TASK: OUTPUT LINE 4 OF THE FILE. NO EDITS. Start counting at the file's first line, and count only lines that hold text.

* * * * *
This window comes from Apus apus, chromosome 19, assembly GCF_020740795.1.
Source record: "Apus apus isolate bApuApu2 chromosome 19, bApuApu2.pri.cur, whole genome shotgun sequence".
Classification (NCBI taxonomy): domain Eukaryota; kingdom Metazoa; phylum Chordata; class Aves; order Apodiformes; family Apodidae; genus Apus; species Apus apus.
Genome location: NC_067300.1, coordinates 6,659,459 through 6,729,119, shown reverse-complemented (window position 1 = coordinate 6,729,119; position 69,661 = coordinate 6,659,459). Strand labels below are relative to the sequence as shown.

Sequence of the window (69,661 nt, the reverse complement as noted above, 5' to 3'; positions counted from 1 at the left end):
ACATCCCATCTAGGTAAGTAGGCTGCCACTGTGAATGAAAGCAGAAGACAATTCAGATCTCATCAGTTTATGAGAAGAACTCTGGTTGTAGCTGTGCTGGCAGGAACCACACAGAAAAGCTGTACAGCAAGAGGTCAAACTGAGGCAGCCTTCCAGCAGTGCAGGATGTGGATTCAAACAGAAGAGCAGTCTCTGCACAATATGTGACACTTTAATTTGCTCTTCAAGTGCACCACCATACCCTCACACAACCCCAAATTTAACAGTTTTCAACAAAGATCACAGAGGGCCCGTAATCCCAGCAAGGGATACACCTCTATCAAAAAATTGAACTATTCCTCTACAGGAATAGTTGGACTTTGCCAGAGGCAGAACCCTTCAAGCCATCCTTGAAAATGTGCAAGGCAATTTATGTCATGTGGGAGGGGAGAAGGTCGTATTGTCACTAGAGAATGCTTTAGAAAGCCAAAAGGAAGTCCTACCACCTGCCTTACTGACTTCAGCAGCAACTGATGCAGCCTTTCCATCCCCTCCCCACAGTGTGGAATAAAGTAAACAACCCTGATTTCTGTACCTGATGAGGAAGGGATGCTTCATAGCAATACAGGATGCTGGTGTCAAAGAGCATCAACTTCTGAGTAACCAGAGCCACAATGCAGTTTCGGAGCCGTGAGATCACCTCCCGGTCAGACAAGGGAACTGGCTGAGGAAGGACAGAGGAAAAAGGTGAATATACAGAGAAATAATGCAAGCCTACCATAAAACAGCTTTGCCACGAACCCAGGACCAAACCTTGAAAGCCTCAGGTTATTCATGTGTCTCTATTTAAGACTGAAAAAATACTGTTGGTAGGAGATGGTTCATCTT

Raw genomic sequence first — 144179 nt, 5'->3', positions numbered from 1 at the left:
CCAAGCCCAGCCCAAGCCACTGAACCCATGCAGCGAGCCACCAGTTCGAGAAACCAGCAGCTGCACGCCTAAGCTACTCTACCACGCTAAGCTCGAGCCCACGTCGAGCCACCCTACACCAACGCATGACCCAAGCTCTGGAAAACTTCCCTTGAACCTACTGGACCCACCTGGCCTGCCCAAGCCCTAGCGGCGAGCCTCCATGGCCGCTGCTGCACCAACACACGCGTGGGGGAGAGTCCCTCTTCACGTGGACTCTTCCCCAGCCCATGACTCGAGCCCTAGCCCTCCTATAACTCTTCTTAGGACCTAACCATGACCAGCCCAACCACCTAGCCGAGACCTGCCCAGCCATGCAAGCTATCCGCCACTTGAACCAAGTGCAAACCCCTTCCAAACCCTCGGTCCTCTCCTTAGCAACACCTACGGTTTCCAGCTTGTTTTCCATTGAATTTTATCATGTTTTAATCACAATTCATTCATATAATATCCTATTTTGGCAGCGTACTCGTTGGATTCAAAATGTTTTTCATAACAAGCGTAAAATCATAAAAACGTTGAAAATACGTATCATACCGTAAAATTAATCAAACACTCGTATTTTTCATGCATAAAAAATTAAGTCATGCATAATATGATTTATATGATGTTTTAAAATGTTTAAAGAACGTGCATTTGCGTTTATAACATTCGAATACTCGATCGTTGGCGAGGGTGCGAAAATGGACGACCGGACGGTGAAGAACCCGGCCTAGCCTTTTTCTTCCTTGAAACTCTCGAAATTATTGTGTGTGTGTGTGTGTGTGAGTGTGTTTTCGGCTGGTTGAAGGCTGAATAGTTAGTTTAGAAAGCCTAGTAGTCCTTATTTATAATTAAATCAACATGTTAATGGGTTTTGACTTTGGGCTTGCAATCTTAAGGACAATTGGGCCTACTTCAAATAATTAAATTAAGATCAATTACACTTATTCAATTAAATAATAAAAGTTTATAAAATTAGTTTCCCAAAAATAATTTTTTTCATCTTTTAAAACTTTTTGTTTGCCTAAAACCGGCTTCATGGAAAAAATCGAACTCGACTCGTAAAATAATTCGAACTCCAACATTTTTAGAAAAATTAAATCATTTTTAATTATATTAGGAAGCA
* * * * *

Genome location: NC_067300.1, coordinates 6,659,459 through 6,729,119, shown reverse-complemented (window position 1 = coordinate 6,729,119; position 69,661 = coordinate 6,659,459). Strand labels below are relative to the sequence as shown.